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Don’t Take the Roses for Granted

By Allison From-Tapp, Psy.D., HSP

With the multitude of holidays upon us, it is sometimes hard to remember to stop and breathe and notice all that is around us. As we busily move about our days, we often move so quickly that we get stuck in a loop of busyness. When that happens, we may take things for granted. Mindfulness helps us slow down and pay attention to even the smallest of things.

About a week before Thanksgiving, I got COVID for the first time. It was a hard blow as I deemed myself one of the immune, but it finally got me (even though I had the most recent booster just five weeks earlier). While the general illness itself wasn’t terrible, the Thursday before Thanksgiving I completely lost my senses of taste and smell. I now know, those are things I often take for granted.

I forget to hold gratitude for the importance of all my senses. What I learned over the next week or two is that taste and smell are essential for my well-being. I practice mindfulness throughout the day, which often includes smell. I stop and practice a few deep breaths any time I pass by something smelly: a candle, a flower, fresh laundry, an herb plant, my lotion, seriously almost anything! “Stop and smell the roses” is a good mantra for many things! And when I couldn’t smell . . . it felt miserable and even a bit scary. I also delight in good food, often cooking for our family, so being unable to taste left me feeling empty, sad, and even less useful.

My senses have fortunately returned and I feel tremendous gratitude. Even the less pleasant things (that wet dog smell this weekend!) still bring a thankfulness that I have the ability to take in everything. And it comes with a knowledge that we can and do lose important things over time. When we do, we have to learn how to shift and adapt. But, while we are able to use the senses we have, I will try to remember to be grateful every day. I will continue to practice just being in each moment and savoring it to the best of my ability.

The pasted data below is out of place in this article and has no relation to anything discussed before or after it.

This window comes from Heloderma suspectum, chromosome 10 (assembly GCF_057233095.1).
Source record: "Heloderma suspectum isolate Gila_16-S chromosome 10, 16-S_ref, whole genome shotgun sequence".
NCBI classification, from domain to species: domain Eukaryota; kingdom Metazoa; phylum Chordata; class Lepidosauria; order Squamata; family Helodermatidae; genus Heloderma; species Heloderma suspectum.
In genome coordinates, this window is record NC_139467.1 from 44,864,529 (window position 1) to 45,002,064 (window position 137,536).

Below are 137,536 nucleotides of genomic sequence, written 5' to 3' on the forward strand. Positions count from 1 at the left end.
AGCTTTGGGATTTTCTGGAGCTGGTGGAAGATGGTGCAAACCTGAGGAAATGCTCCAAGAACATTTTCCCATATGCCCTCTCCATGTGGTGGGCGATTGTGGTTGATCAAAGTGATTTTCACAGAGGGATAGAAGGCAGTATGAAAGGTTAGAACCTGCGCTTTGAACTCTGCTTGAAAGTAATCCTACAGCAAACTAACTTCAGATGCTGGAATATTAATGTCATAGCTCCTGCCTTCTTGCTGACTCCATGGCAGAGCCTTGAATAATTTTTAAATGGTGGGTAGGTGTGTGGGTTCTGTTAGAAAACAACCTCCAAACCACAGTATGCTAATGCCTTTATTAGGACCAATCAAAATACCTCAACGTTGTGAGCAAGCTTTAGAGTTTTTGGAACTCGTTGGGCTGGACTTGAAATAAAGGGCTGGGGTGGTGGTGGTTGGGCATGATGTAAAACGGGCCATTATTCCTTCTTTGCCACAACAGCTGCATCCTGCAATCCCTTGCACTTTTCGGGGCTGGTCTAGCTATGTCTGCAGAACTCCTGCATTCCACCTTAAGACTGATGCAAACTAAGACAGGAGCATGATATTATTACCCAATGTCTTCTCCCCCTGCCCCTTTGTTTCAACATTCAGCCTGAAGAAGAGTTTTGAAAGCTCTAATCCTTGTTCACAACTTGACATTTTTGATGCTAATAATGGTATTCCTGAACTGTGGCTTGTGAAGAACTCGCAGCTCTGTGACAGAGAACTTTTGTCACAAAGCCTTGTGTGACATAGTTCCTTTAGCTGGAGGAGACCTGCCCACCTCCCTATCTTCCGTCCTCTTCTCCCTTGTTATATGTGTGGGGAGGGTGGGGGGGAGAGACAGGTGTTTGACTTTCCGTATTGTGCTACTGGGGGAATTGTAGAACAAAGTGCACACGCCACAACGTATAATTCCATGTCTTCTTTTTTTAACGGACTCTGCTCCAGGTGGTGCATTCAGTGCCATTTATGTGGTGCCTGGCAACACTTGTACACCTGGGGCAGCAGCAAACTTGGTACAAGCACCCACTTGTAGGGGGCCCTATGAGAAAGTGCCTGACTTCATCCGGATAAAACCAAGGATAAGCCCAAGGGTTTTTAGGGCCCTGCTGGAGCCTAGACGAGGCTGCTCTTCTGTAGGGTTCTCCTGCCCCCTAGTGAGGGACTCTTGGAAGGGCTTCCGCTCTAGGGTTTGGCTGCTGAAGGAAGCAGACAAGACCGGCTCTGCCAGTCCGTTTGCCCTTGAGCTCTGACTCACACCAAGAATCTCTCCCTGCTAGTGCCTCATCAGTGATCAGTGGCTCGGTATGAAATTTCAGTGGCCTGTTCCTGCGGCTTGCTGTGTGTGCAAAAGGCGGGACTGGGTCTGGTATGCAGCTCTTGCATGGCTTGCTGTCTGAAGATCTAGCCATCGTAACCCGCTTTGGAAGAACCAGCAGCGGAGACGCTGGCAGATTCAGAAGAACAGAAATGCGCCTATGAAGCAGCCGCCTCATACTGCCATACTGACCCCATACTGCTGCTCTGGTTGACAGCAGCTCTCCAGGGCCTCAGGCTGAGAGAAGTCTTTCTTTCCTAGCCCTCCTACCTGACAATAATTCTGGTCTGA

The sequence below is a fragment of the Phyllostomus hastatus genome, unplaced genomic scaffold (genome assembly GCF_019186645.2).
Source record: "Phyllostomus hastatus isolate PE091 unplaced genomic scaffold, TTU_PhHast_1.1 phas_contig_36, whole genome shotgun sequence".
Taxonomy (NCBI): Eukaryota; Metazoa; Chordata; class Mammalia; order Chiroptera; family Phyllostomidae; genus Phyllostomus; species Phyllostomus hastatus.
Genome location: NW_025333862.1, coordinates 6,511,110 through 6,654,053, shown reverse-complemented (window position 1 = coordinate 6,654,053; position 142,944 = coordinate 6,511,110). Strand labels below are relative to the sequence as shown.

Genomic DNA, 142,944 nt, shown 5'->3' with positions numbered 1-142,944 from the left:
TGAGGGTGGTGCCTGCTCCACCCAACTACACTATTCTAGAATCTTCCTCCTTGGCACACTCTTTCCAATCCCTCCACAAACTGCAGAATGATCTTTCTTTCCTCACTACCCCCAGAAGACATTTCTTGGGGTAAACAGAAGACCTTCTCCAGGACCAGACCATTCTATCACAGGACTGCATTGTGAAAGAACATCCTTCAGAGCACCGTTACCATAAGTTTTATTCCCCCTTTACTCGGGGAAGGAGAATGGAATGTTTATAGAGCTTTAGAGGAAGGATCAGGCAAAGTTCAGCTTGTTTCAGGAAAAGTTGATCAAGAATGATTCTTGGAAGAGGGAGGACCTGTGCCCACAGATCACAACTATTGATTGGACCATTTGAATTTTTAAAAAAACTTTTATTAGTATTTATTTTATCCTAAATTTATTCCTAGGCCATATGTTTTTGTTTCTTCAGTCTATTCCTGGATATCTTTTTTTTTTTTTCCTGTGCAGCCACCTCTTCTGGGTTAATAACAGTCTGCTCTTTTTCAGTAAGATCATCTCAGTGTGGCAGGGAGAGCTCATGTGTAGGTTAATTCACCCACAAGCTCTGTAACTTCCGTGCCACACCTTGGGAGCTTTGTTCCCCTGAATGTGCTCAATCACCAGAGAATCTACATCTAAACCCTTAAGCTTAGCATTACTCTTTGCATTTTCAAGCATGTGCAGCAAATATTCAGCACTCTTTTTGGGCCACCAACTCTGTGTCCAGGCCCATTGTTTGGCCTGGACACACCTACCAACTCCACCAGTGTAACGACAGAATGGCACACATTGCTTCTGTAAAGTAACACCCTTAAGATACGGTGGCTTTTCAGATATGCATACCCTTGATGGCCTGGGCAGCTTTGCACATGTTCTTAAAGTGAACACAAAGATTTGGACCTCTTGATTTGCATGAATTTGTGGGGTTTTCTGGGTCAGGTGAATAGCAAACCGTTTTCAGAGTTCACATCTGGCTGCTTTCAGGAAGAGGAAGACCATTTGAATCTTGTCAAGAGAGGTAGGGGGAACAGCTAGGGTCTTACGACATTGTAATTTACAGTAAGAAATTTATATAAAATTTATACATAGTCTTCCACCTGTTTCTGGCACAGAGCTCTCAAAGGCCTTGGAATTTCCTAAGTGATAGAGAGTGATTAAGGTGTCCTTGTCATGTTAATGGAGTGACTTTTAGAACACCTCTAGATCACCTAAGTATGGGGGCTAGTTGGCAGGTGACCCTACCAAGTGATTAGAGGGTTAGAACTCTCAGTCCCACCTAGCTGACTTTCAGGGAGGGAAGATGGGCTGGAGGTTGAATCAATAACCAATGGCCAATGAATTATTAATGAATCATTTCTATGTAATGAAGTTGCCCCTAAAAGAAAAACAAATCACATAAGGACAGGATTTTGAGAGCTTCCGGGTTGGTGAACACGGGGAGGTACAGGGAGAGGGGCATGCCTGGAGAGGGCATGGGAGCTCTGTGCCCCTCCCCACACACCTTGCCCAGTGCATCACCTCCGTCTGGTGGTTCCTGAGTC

This is especially true around the holidays. Many of us may get to spend time with loved ones who we may not see as often. My challenge for us all is to be intentional about the moments we spend with them. Embrace the time you have with the people (and pets) you love and when you can, allow yourself distance from those who don’t bring you joy and peace.

In a previous blog we introduced you to the first leg in our campus mindfulness tour. Here is the second.

Mother Catherine Spalding Square: If you have an extra moment, take a seat to breathe and relax. While you sit just notice the things around you. Notice everything your senses can take in. What does it smell like? What do you hear? What can you see? What can you touch that is within reach? Take a moment to see what it feels like. If you have food or a drink, more deeply notice how it tastes. Then just breathe, softly through your nose and then let out a deep exhale. Try this breathing a few times before you move on with your day.